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The quantum Zeno effect is a phenomenon in quantum physics where observing a particle prevents it from decaying as it would in the absence of the observation.
Classical Zeno Paradox
The name comes from the classic logical (and scientific) paradox presented by ancient philosopher Zeno of Elea. In one of the more straightforward formulations of this paradox, in order to reach any distant point, you have to cross half of the distance to that point. But to reach that, you have to cross half that distance. But first, half of that distance. And so forth… so that it turns out you actually have an infinite number of half-distances to cross and, therefore, you can't actually ever make it!
Origins of the Quantum Zeno Effect
The quantum Zeno effect was originally presented in the 1977 paper "The Zeno's Paradox in Quantum Theory" (Journal of Mathematical Physics, PDF), written by Baidyanaith Misra and George Sudarshan.
In the article, the situation described is a radioactive particle (or, as described in the original article, an "unstable quantum system"). According to quantum theory, there is a given probability that this particle (or "system") will go through a decay in a certain period of time into a different state than the one in which it began.
However, Misra and Sudarshan proposed a scenario in which repeated observation of the particle actually prevents the transition into the decay state. This may certainly be reminiscent of the common idiom "a watched pot never boils," except instead of a mere observation about the difficulty of patience, this is an actual physical result that can be (and has been) experimentally confirmed.
How the Quantum Zeno Effect Works
The physical explanation in quantum physics is complex, but fairly well understood. Let's begin by thinking of the situation as it just happens normally, without the quantum Zeno effect at work. The "unstable quantum system" described has two states, let's call them state A (the undecayed state) and state B (the decayed state).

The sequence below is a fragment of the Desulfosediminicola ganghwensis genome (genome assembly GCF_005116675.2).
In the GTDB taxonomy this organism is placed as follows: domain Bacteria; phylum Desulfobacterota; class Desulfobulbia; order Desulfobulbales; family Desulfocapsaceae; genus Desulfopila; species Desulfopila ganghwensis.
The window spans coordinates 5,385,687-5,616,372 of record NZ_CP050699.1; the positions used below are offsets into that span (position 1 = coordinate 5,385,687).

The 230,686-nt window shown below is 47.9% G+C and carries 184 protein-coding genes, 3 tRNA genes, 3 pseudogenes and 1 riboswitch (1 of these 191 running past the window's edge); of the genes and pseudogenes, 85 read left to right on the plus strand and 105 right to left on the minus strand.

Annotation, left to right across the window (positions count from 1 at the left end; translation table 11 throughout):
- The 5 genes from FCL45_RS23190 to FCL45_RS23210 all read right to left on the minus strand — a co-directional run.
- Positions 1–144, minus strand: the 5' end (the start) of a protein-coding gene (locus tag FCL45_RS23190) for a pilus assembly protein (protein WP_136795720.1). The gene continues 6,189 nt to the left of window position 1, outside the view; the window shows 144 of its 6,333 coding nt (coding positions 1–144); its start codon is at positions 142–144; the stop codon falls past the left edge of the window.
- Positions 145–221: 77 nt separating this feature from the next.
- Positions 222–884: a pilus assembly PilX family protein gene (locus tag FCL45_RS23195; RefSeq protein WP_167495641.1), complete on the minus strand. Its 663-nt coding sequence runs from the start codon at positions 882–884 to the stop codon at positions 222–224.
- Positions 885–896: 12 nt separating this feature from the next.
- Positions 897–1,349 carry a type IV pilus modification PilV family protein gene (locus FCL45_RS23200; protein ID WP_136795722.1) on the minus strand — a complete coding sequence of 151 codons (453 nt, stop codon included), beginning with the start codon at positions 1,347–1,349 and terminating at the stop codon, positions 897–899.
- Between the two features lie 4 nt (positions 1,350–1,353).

If the system is not being observed, then over time it will evolve from the undecayed state into a superposition of state A and state B, with the probability of being in either state being based on time. When a new observation is made, the wavefunction that describes this superposition of states will collapse into either state A or B. The probability of which state it collapses into is based on the amount of time that has passed.
It's the last part which is key to the quantum Zeno effect. If you make a series of observations after short periods of time, the probability that the system will be in state A during each measurement is dramatically higher than the probability that the system will be in state B. In other words, the system keeps collapsing back into the undecayed state and never has time to evolve into the decayed state.
As counter-intuitive as this sounds, this has been experimentally confirmed (as has the following effect).
There is evidence for an opposite effect, which is described in Jim Al-Khalili's Paradox as "the quantum equivalent of staring at a kettle and making it come to the boil more quickly. While still somewhat speculative, such research goes to the heart of some of the most profound and possibly important areas of science in the twenty-first century, such as working toward building what is called a quantum computer." This effect has been experimentally confirmed.